I was learning to calculate local solar time with
ephem. I must admit, unit conversion between radians, hours and days, which are all represented by a float in the program can be somewhat confusing for first-timers.
import ephem from math import pi sun = ephem.Sun() loc = ephem.city("Taipei") # Calculate the value of base_date, # which is the start of a new (solar) day at 0:00 hrs # to which solar time hours can be added ref = round(loc.date) if ref > loc.date: base_date = ref - 1.5 else: base_date = ref - 0.5 sun.compute(loc) # Calculate solar time: # (A) Using the sun's hour angle # solar time = hour angle + 12 hrs # because ephem dates are stored as a float number # indicating the number of (sidereal?) days counting from 1900/1/1 12:00:00, # I divide the radian value by 2pi (rad/day) to convert its unit to day # and add that to the base date. loc_time_a = ephem.date(base_date + (sun.ha + ephem.hours('12:00')) / (2 * pi)) # (B) Using UTC # solar time = UTC + longitude # Longitude is in radians, # so we need to divide by pi and multiply by 12 hrs to convert its unit to hours. # Finally, we multiply by `ephem.hour` to convert the unit to days # to add to the date. loc_time_b = ephem.date(loc.date + (loc.long / pi * 12) * ephem.hour) print(str(loc_time_a), str(loc_time_b), sep="\n")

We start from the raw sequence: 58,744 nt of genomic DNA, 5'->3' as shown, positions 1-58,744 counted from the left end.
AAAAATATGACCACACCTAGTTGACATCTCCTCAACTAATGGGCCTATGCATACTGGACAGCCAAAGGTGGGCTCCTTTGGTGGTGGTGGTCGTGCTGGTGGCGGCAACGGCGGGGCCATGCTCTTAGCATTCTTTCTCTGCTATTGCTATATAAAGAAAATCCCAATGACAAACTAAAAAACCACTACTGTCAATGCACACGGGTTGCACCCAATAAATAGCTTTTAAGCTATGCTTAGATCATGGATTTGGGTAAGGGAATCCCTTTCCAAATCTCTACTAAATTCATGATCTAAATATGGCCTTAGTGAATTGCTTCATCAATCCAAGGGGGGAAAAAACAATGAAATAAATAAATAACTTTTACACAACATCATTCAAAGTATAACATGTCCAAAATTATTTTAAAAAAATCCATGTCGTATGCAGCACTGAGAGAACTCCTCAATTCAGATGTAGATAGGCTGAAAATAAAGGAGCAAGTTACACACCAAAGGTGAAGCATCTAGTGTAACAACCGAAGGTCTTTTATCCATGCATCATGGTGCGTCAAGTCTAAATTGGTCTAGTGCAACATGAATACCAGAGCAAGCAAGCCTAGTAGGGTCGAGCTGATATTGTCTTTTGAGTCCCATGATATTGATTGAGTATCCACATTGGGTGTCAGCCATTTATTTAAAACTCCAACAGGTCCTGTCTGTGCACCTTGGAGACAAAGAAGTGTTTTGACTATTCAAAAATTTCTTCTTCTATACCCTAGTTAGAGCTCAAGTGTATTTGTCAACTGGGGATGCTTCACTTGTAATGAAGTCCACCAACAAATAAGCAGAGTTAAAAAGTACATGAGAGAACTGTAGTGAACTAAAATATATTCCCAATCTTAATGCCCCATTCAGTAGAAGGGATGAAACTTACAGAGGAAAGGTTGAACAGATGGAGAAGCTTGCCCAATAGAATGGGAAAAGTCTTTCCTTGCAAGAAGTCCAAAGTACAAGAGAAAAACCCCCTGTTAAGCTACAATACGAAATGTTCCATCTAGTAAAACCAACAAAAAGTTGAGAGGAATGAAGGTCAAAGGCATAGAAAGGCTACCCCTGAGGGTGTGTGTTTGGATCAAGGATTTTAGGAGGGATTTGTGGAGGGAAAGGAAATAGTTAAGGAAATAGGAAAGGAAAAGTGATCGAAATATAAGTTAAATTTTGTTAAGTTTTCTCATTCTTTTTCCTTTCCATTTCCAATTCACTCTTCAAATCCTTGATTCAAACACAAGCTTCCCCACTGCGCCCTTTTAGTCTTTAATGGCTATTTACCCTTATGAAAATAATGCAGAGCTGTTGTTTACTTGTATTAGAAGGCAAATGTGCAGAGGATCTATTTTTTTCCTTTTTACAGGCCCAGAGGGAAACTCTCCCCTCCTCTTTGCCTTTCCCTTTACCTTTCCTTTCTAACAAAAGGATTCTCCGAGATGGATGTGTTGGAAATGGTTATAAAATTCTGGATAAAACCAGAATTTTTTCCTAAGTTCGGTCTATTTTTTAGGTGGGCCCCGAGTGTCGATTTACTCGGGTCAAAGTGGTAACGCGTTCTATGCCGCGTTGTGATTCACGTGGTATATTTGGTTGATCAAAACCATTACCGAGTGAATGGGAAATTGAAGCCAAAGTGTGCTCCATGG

2022/6/15 10:53:00 2022/6/15 10:53:26
As can be seen from the output above, there is a discrepancy of about half a minute between the two calculations.
I was wondering how best to make sense of this difference: Is it safe to say that
loc_time_a is the apparent solar time while
loc_time_b is the mean?
I don't know how
sun.ha is calculated in the
ephem library behind the scene. I presume the above claim would stand, to the extent which
sun.ha can represent the actual position of the sun at a given time, in a specific location. Am I missing something?